Eagle syndrome has nothing to do with the bird Eagle but is named so because of its discoverer Watt Weems Eagle, a doctor who specialized in ENT conditions. It’s a rare condition with a rare naming!
Eagle syndrome is a condition characterized by pain in the neck and face due to an elongated styloid process or calcified stylohyoid ligament. The styloid process is a small, pointed bone just below the ear. The stylohyoid ligament connects it to the hyoid bone in your neck. The pain is also a nerve pain caused due to unusual nerve signals but without any damage to the pain-related area.
Eagle syndrome is classified as a rare disease because only 4% of the population has an unusually long styloid bone, according to the Genetic & Rare Disease Information Center (GARD). Among these people, it is only about 4-10% of the population who experience any symptoms. GARD also mentions that Eagle syndrome is common more among women than men, almost thrice as common in women than men.
The main symptom involves a throbbing pain on one side of your neck or face, specifically near the jaw. The pain might come every now and then or might even stay throughout. Many people have the unusually long styloid bone but suffer from no symptoms. When symptoms occur, it includes any of these:
Eagle syndrome is usually caused due to 2 reasons-either due to an unusually long styloid process or due to a calcified stylohyoid ligament. Striking both the male and female population, it is mostly women aged between 40 and 60 years of age who are more commonly affected. Sometimes, having your tonsils removed can lead to the development of scar tissues in and around the throat. This pressurizes the surrounding nerves leading to pain and buzzing sound in the ears.
There are two types of possible clinical expressions of Eagle syndrome:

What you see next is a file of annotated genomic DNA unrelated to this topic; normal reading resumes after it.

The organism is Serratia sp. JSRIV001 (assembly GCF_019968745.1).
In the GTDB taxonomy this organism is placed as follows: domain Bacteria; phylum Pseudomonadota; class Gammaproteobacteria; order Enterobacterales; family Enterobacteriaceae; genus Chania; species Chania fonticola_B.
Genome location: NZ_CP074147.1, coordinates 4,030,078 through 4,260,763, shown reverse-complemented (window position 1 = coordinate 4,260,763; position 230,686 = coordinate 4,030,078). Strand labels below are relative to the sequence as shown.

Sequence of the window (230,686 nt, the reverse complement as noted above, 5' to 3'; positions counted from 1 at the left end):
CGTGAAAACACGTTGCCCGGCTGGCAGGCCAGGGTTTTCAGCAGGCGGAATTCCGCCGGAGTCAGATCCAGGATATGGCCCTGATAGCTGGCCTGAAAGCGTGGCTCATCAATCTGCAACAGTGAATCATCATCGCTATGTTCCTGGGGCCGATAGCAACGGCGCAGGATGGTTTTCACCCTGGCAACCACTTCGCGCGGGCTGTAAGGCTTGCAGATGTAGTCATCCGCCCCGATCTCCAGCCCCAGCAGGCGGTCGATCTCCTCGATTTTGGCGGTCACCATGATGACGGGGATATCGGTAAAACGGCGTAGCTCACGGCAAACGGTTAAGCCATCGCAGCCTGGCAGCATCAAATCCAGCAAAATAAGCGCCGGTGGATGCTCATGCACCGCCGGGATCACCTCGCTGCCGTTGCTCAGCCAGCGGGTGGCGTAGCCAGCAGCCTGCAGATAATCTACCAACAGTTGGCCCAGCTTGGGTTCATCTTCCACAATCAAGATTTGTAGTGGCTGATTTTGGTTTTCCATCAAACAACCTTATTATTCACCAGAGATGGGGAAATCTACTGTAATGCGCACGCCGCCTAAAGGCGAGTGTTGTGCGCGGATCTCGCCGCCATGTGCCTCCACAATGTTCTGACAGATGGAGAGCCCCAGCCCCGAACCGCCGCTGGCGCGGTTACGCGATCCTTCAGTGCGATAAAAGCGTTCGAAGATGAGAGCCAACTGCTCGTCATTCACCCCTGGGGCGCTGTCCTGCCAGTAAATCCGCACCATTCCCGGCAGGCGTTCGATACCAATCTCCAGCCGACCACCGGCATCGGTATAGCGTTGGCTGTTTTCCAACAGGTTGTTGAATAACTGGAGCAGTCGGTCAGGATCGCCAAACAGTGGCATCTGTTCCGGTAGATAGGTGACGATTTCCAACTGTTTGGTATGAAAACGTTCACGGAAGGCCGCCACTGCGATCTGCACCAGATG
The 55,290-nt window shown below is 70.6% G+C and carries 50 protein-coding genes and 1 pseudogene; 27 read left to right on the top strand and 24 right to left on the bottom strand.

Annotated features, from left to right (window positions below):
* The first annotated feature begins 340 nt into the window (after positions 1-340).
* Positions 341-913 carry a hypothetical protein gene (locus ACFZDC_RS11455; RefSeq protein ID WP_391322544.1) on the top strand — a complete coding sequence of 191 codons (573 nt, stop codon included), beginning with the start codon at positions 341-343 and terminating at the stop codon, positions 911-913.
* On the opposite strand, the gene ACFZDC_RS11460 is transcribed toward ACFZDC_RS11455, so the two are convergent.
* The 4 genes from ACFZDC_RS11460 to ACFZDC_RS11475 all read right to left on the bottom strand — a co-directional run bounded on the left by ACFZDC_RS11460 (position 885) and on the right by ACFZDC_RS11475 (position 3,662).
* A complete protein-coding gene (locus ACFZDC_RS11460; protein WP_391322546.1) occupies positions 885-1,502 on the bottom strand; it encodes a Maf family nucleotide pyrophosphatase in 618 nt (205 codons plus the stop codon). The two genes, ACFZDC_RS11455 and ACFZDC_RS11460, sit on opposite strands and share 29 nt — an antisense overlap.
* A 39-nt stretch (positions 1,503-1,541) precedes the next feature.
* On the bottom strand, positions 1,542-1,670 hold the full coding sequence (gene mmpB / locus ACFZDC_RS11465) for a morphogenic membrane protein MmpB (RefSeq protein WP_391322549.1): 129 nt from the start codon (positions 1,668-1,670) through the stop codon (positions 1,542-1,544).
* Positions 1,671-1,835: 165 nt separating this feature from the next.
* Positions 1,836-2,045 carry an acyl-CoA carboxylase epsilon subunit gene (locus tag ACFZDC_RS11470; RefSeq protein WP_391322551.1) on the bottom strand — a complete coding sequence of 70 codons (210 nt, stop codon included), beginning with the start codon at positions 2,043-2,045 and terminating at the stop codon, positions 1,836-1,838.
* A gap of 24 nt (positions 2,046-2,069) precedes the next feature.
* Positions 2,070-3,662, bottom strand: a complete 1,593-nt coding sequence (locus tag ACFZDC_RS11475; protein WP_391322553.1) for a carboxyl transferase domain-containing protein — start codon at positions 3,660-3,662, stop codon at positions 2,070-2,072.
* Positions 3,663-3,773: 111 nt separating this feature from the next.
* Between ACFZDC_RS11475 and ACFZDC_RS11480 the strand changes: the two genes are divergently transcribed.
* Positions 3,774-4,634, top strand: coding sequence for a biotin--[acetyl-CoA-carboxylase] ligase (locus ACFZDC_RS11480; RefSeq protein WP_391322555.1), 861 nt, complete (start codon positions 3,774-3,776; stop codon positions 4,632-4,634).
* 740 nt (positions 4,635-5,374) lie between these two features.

Diagnosing Eagle syndrome is difficult as the symptoms present are similar to many other conditions as well. The doctor might feel your neck and head regions for any sign of unusually long styloid process or even suggest for a CT scan or X-ray to get the exact situation clearly. Rarely, the doctor might be able to feel an unusually long styloid process pushing into the throat. Before diagnosing the condition as Eagle syndrome, it is essential that the doctor rules out all other possible causes of pain such as tooth pain radiating to the neck, any problem with nearby blood vessels, ear infection, jaw injuries or herniated discs.
Surgery is the main treatment offered for Eagle syndrome wherein the styloid process is shortened. The procedure is called as styloidectomy and can be performed via the mouth or neck. If the operation is done through the mouth, the surgeon will remove the tonsils to access your styloid process and when done through the neck, the surgery leaves a large scar and can also affect the surrounding nerves of the face. Doctors are also increasingly practising endoscopic surgery which involves sending down a tube attached with a camera through the patient’s mouth. Tools attached to this endoscope perform the surgery and this is a less-invasive procedure.
Any surgery carries some portion of risk along with it and some people might prefer to choose alternative strategies to manage pain. Such strategies include pain medication, steroid injections and alternative medicines. This is a nerve pain and not an injury which reminds us that exercise, massage or other techniques prove to be unsuccessful. More than 80% of people who seek treatment get relief irrespective of the type of treatment received. Living with pain can push a person into depression, anxiety and relationship problems and Eagle syndrome can make eating, talking or even moving your head painful. It is recommended to seek treatment and find relief as soon as possible.
Dietitian Nutritionist Dr. Nafeesa Imteyaz.